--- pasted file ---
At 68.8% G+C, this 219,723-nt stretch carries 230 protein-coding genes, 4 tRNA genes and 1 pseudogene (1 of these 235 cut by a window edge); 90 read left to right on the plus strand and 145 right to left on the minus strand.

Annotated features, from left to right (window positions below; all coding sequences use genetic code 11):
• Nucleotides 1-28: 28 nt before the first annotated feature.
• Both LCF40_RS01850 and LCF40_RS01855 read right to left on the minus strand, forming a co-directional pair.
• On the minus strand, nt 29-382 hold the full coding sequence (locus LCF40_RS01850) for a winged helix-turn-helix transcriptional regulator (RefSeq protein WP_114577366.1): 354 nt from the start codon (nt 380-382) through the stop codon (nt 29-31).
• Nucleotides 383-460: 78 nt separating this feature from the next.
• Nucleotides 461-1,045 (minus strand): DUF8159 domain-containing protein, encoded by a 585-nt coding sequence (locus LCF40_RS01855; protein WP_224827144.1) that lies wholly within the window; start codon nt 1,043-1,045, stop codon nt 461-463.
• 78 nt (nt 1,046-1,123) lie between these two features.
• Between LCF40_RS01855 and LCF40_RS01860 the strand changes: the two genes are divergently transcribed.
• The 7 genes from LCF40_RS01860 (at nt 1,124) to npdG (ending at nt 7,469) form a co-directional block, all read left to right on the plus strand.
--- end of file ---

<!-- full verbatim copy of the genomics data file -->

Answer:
At 68.8% G+C, this 219,723-nt stretch carries 230 protein-coding genes, 4 tRNA genes and 1 pseudogene (1 of these 235 cut by a window edge); 90 read left to right on the plus strand and 145 right to left on the minus strand.

Annotated features, from left to right (window positions below; all coding sequences use genetic code 11):
• Nucleotides 1-28: 28 nt before the first annotated feature.
• Both LCF40_RS01850 and LCF40_RS01855 read right to left on the minus strand, forming a co-directional pair.
• On the minus strand, nt 29-382 hold the full coding sequence (locus LCF40_RS01850) for a winged helix-turn-helix transcriptional regulator (RefSeq protein WP_114577366.1): 354 nt from the start codon (nt 380-382) through the stop codon (nt 29-31).
• Nucleotides 383-460: 78 nt separating this feature from the next.
• Nucleotides 461-1,045 (minus strand): DUF8159 domain-containing protein, encoded by a 585-nt coding sequence (locus LCF40_RS01855; protein WP_224827144.1) that lies wholly within the window; start codon nt 1,043-1,045, stop codon nt 461-463.
• 78 nt (nt 1,046-1,123) lie between these two features.
• Between LCF40_RS01855 and LCF40_RS01860 the strand changes: the two genes are divergently transcribed.
• The 7 genes from LCF40_RS01860 (at nt 1,124) to npdG (ending at nt 7,469) form a co-directional block, all read left to right on the plus strand.